Yesterday, along with Youth United for Climate Crisis Action (YUCCA) and WildEarth Guardians, we delivered a new report on oil and gas industry waste to Governor Michelle Lujan Grisham highlighting the need for urgent action to protect public health from toxic oil and gas waste.
We held a press conference outside the Governor’s office in front of a tower of over 300 “Toxic Produced Water” cans, symbolizing the more than 300 spills so far in New Mexico in 2020 - three spills each day - which are already contaminating land and water and creating a current public health crisis across New Mexico.
As Governor Michelle Lujan Grisham has stated repeatedly throughout the COVID-19 epidemic, and I quote “From day one, my administration’s response to COVID-19 has been grounded in science and data. The only way we get through this pandemic is if we take to heart what public health experts have to say. It’s the best thing we can do to protect ourselves and our loved ones.” That approach has saved lives and we applaud her leadership. The same legal, medical, social and moral standards must be applied to the O&G environmental disaster that is ongoing in the Permian Basin.
On average each day there are 252 bbls of produced water spilled; 44 barrels of crude oil spilled; and 677,000 cubic feet of natural gas leaked. For every barrel of oil produced, industry consumes an average of 3 barrels of fresh water, and produces 4-7 times as much toxic “produced water.” Hardly water, this “produced water” is too toxic to treat, and is actually a dangerous cocktail of radioactive materials, heavy metals, proprietary fracking chemicals, and other contaminants known to be carcinogenic and dangerous to human health and the environment.
Meanwhile, the number of well inspections has decreased by 28% between the administrations of Governor Martinez (42,880 inspections in 2018) and Governor Lujan Grisham (31,043 inspections in 2019). Many oil and gas companies are repeat violators of basic environmental regulations and yet are allowed to continue to operate. The division issued just 1,620 violations in FY19, 78 percent of the number issued in FY18, despite significant increases in oil and gas production that year. The OCD attributes fewer inspections and a lack of compliance with permits and regulations to compliance officer vacancies. However, somehow OCD continues to process most approved drilling permits within 10 business days.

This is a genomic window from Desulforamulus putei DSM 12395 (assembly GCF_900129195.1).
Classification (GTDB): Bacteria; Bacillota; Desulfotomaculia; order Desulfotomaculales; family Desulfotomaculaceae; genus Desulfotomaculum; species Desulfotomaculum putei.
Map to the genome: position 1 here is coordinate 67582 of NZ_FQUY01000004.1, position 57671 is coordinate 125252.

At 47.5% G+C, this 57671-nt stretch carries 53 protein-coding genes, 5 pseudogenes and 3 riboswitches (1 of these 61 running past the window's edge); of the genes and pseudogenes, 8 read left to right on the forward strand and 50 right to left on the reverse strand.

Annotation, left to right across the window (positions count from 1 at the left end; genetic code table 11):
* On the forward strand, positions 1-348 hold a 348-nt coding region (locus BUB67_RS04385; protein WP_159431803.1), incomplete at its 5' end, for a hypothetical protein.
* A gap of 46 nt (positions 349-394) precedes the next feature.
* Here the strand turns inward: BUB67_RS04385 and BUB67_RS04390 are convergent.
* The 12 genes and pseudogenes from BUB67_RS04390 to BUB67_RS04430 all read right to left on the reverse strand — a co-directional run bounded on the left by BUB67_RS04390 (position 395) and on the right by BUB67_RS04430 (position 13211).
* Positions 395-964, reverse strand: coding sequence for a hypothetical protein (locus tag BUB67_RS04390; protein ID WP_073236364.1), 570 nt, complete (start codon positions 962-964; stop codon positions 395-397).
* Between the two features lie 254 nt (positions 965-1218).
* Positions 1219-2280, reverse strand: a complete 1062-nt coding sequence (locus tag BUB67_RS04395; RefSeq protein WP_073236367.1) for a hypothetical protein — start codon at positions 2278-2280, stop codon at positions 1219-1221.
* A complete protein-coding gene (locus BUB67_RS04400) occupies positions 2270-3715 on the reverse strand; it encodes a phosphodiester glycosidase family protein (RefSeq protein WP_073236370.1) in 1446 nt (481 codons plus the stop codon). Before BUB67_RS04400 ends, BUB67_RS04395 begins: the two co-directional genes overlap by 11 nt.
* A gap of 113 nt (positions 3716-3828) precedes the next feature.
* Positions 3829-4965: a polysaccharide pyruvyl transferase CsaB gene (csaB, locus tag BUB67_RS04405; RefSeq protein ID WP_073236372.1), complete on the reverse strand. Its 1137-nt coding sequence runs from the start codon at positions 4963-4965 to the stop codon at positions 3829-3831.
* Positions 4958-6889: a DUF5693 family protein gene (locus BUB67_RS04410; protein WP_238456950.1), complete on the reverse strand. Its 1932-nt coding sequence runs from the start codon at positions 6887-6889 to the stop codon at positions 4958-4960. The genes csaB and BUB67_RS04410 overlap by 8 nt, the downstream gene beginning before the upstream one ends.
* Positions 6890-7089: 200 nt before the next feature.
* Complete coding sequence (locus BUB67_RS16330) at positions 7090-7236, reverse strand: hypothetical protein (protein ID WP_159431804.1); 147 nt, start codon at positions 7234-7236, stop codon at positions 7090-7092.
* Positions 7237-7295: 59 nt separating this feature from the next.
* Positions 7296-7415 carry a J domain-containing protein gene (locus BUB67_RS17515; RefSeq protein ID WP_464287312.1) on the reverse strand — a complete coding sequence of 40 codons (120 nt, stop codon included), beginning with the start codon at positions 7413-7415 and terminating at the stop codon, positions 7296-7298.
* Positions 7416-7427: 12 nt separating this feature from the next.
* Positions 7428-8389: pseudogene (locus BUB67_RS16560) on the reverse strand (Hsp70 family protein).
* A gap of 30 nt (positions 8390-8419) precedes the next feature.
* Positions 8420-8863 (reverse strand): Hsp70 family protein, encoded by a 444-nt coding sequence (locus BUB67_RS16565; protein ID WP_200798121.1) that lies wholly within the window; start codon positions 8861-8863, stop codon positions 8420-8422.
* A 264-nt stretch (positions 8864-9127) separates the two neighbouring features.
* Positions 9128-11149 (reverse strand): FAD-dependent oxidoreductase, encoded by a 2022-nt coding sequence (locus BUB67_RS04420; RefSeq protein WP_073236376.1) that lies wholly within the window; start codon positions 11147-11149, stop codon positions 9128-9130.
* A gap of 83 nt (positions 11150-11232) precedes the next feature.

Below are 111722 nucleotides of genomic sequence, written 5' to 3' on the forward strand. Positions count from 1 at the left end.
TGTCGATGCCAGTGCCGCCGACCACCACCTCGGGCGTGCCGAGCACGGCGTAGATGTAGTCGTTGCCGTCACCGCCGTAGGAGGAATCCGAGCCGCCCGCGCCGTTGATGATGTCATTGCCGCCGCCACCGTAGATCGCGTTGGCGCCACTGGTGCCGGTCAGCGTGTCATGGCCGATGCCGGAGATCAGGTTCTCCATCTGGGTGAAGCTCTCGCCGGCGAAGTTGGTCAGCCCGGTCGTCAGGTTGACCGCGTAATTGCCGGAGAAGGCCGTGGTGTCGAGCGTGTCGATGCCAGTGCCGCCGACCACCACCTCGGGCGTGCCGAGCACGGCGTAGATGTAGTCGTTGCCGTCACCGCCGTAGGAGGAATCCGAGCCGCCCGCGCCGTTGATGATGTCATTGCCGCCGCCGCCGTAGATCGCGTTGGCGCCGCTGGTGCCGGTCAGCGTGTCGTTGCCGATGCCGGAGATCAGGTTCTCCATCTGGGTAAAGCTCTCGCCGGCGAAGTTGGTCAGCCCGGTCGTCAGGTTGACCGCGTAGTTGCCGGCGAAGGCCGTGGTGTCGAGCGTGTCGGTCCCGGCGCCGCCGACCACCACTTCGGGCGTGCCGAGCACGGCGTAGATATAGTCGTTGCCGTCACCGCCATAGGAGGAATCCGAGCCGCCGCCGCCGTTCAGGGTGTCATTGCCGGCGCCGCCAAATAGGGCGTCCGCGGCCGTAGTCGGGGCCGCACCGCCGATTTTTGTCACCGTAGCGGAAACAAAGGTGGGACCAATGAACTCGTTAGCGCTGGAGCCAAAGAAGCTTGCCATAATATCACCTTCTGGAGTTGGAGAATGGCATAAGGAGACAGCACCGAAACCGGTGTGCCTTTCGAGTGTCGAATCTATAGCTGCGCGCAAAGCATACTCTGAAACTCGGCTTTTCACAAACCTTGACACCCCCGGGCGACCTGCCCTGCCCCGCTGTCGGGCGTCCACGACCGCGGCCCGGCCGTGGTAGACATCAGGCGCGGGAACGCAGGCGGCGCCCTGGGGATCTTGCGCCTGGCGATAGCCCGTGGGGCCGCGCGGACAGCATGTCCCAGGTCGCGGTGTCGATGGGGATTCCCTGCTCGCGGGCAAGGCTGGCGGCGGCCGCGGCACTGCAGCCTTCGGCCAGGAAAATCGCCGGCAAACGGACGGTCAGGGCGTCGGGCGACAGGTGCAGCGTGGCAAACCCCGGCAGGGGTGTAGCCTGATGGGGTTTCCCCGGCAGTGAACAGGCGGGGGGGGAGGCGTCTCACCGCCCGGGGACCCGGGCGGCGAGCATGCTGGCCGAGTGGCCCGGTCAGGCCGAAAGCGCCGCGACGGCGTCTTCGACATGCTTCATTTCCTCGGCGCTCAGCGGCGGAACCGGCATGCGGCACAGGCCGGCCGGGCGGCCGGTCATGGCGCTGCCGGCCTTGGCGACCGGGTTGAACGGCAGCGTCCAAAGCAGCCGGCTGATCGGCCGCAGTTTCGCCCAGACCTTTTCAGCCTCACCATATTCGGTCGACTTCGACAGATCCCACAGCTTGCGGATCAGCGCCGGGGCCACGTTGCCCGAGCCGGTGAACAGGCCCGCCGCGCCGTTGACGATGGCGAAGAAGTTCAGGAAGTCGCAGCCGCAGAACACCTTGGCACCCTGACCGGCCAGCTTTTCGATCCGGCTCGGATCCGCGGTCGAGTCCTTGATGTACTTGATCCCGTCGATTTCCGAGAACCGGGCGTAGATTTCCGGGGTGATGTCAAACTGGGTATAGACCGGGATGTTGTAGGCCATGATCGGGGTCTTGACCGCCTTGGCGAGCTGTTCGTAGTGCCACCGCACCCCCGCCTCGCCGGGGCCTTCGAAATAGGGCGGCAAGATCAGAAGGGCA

According to the report “more than 1.4 million gallons of produced wastewater have ended up running over the surface of the earth from 327 spills in the first eight months of 2020 alone. The total volume spilled would cover 4.4 acres with one foot of liquid oil and gas toxic wastewater.” Only 40% of contaminants spilled into the environment were recovered. Horrifyingly, these discharges are legal, the cost of doing business-as-usual, and are largely preventable with the most frequently cited cause of releases being equipment failure.
Every day oil and gas waste is leaked, spilled, and exploded across New Mexico due to industry’s improper storage, processing, and illegal dumping of waste.
Finding regulations glaringly inadequate to address the current risks oil and gas waste poses to the environment, worker safety, and public health, we hope the Governor will see the wall of toxic fracking waste outside her window and use the report as an opportunity to course correct and direct her Oil Conservation Division to make preventable spills of toxic fracking waste illegal in New Mexico.